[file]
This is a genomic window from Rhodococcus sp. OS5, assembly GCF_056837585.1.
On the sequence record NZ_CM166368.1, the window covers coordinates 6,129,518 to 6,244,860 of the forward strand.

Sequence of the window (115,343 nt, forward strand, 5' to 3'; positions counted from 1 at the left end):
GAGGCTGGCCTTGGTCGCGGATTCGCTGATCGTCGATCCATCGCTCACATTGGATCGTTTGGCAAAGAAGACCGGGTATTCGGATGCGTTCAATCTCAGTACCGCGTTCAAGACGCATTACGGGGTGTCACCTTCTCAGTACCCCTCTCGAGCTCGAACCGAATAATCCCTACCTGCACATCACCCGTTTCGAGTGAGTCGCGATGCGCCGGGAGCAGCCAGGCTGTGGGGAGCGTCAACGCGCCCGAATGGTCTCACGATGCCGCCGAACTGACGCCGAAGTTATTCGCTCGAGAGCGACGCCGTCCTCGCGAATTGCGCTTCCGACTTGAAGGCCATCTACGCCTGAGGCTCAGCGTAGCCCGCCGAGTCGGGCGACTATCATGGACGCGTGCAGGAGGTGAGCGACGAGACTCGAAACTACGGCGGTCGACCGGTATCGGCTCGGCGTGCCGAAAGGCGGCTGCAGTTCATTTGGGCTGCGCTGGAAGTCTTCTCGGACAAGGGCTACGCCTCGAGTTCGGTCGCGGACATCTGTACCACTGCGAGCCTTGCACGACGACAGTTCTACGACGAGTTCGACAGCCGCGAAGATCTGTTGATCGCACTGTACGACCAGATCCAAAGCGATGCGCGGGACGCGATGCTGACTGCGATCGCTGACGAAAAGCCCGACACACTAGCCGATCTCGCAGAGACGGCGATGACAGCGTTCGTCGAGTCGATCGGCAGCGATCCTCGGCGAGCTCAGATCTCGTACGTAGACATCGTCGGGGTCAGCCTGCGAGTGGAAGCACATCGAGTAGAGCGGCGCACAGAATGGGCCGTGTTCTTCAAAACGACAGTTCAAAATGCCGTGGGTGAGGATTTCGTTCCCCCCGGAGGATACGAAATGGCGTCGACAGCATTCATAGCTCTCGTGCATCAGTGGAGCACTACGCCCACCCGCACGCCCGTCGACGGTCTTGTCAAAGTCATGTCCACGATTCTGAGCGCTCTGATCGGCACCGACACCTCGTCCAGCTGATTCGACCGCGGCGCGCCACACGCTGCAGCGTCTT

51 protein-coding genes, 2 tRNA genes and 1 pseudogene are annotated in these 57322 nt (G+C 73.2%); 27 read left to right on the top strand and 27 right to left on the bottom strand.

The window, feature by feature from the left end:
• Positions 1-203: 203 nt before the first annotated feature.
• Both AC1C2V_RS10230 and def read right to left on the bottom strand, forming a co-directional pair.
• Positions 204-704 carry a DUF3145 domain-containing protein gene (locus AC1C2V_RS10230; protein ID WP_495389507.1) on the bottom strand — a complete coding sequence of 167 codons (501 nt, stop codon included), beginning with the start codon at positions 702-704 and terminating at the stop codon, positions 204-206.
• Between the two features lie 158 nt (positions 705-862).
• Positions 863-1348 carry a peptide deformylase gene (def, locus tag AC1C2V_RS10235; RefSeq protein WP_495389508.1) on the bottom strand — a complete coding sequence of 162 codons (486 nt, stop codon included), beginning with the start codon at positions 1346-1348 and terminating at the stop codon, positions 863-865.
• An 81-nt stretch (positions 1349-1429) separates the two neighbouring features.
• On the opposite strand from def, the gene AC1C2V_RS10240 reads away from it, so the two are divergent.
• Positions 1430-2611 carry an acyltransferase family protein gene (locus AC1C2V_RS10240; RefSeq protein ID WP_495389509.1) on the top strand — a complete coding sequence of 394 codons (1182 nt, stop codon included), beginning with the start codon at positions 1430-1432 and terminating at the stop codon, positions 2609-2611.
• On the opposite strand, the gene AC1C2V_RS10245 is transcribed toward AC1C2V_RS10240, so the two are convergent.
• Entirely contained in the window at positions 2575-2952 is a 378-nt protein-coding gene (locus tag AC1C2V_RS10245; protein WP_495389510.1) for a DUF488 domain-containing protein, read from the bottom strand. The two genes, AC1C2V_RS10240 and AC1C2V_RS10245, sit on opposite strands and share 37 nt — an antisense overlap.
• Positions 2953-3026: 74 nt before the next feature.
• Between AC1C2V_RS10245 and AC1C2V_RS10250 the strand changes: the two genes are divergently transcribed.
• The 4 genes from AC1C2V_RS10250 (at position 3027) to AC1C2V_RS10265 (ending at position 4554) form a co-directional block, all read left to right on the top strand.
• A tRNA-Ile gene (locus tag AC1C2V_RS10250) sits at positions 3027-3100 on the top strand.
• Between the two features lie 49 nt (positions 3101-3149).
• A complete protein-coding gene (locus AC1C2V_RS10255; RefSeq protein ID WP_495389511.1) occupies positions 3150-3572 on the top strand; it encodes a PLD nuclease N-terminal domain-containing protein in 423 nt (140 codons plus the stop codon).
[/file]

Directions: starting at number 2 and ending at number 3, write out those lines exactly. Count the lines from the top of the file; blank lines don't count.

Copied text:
On the sequence record NZ_CM166368.1, the window covers coordinates 6,129,518 to 6,244,860 of the forward strand.

Sequence of the window (115,343 nt, forward strand, 5' to 3'; positions counted from 1 at the left end):